Tech – for Everyone

Tech Tips and Tricks & Advice – written in plain English.

Troubleshooting Web Mail: JavaScript "Not Installed".

JavaScript Makes The Web Go ‘Round

I received a call for help with an e-mail problem. My client was getting errors when trying to access their webmail (online e-mail, such as Hotmail, Gmail, and Yahoo! Mail). Which had them quite upset, naturally, but was really no problem at all, and was quite easily fixed with a few clicks of the mouse.

My caller’s errors all referred to JavaScript – which is (short version) a programming language used extensively on the Internet; mostly to make Web pages dynamic and interactive with the viewer. Many websites rely on JavaScript to function, and Gmail and Hotmail do too.

My caller’s computer was suddenly saying that JavaScript was “not installed”, but in reality, all that had happened was it had been somehow inadvertently “disabled” (aka “turned off”), and needed to be switched on again.

Tip of the day: To fix this type of error, enable (or, re-enable) JavaScript in your Web browser.
1) Open Internet Explorer and in the upper right find the gray gear icon “Tools” menu. Click it, and then click on “Internet Options

2) Now a new window will open. Click on the “Security” tab (top), as shown below.
IESec_Opts

3) Click the “Custom level…” button.

4) Use the slider to scroll down the list of options until you come to “Active scripting“, as shown below.
IESec_Opts_Scrpt

5) Click on the “Enable” (or “Prompt“, if you want to be able to choose when to allow JavaScript, and have the ability to deny it) ‘radio’ button, and then click on OK, twice.

6) Close Internet Explorer and then re-launch (aka “Open”) it again.

Now JavaScript (should be) is enabled and functioning and you can surf the Web and access Webmail as you had before. Problem solved!

[note: if you found that JavaScript was already enabled, please see Internet Explorer Runtime Error!!*. I have several other how to’s on repairing your browser as well, should you need further guidance. Enter “error”, or “repair” in my Search box.]


*** A Chance To Win A Valuable Prize! ***


The folks at SYNCING.NET have generously donated six Professional Edition licenses to me, to award to my readers. SYNCING.NET is a Business Class program which enables users to sync their Microsoft Outlook data on multiple computers.

To enter the drawing, please see: Software License Giveaway: SYNCING.NET
Enter my current giveaway and (possibly) win a license!

Today’s free download: Trillian Astra
More than three years in the making, Trillian is back with a slight name change and a slew of new features. The chat client now supports Google, MySpace IM, Skype, and Facebook, as well as AIM, ICQ, MSN, Yahoo, and IRC. It  has both POP3 and IMAP e-mail checking.
Trillian now has deep hooks into Facebook and Twitter. It will automatically shorten URLs in your tweets, as well as allow direct messages, re-tweets, and replies. Twitter Trends can show up in your contact list, and you can get tweets to appear in Tooltip form. Facebook features include news feed integration, Facebook Inbox checking, and synchronized message updating in addition to Facebook IM.

Copyright 2007-2010 © Tech Paul. All Rights Reserved. jaanix post to jaanix.


>> Folks, don’t miss an article! To get Tech – for Everyone articles delivered to your e-mail Inbox, click here, or to subscribe in your RSS reader, click here. <<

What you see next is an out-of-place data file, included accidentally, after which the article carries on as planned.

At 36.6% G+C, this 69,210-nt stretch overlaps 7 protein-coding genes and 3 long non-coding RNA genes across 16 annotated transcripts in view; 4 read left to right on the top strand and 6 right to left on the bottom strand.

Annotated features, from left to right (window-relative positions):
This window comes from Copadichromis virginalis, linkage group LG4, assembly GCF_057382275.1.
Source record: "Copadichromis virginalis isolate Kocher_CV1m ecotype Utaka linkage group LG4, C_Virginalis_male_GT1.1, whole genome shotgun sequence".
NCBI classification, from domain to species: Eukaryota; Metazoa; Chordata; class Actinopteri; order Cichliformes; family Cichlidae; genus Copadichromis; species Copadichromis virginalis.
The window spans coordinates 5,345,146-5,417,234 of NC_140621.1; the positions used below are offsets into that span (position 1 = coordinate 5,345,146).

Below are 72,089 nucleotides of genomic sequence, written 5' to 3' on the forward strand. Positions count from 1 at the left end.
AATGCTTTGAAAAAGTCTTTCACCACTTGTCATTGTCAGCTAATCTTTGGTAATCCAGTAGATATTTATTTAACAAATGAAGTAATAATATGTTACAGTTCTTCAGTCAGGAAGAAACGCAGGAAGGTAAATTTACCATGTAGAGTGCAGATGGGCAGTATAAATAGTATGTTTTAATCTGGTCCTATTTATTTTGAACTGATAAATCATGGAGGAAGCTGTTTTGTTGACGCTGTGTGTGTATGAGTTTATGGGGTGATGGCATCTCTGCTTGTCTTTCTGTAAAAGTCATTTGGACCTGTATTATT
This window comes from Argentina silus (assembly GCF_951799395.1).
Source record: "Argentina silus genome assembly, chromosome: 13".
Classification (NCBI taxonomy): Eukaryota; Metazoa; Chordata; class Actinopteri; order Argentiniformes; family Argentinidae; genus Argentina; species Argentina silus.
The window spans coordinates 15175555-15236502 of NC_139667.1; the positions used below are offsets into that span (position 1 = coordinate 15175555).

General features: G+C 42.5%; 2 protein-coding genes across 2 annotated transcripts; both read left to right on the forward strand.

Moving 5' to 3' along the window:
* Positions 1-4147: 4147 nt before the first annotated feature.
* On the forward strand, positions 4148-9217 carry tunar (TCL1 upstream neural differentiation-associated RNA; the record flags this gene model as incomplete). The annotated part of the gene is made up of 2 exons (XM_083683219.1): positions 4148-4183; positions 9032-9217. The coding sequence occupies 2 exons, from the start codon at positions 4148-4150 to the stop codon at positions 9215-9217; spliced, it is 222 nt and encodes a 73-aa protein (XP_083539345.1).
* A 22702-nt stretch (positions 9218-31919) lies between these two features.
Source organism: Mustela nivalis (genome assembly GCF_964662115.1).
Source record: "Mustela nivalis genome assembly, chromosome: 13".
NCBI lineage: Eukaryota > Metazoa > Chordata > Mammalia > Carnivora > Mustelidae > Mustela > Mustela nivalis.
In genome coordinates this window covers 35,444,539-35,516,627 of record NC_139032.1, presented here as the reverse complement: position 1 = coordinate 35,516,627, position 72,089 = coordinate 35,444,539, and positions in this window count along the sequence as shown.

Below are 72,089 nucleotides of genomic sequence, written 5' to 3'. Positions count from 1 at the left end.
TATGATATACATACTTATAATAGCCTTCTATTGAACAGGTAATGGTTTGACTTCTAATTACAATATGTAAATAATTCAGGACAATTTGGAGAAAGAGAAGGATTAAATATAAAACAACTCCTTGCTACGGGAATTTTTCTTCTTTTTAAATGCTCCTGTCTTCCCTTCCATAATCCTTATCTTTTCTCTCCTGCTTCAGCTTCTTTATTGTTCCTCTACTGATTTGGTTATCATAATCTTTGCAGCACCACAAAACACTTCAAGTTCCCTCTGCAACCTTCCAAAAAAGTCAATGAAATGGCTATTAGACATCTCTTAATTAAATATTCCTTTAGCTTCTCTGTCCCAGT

Share this post :

May 18, 2010 - Posted by | advice, computers, e-mail, how to, IE 7, ie 8, software, troubleshooting | , , , , , , , , , , , , , , ,

4 Comments »

  1. TP,

    For security purposes I select the prompt option. Wouldn’t that be safer?

    Best,

    Bob

    Like

    Comment by BOB SLYKER | May 18, 2010 | Reply

    • Bob,
      Absolutely it is safer.

      However, in my own defense, as it were, the prompts don’t really tell you what the script you are about to allow will (or will not do), or allow for more granular control — like Firefox with the NoScript add-on is able to do. And so, the “average user” will just click allow, and get annoyed and having to do so allatime always.
      It simply conditions them to just click “allow”.. like Pavlov’s dogs. This ‘conditioning’ goes on enough as it is.

      And, this is why I recommend ZoneAlarm firewall for novices and Comodo’s for “power users”, for example.

      My “level of advice” start out with the novice in mind (hence the “for Everyone” in the name), and my individual advice is determined by the “savvy-level” of the person I’m dealing with.

      But your point is a good one, so I am going to alter the article a bit.
      Thank you.

      Like

      Comment by techpaul | May 18, 2010 | Reply

  2. TP,

    The Pavlov’s dog analogy is very accurate. I also fall into that trap at times. Your “everyone” defense is well placed.

    The Comodo firewall is a “serious” bit of software.

    Thanks for the clarification.

    Best,

    Bob

    Like

    Comment by BOB SLYKER | May 18, 2010 | Reply

    • Bob,
      I hope you will continue to (keep an eye on my articles and) contribute. Dialogue such as this helps every reader, I think. And I know it helps me be a better writer.

      Like

      Comment by techpaul | May 18, 2010 | Reply


Post your Comment/Question

Fill in your details below or click an icon to log in:

WordPress.com Logo

You are commenting using your WordPress.com account. Log Out /  Change )

Google photo

You are commenting using your Google account. Log Out /  Change )

Twitter picture

You are commenting using your Twitter account. Log Out /  Change )

Facebook photo

You are commenting using your Facebook account. Log Out /  Change )

Connecting to %s

%d bloggers like this: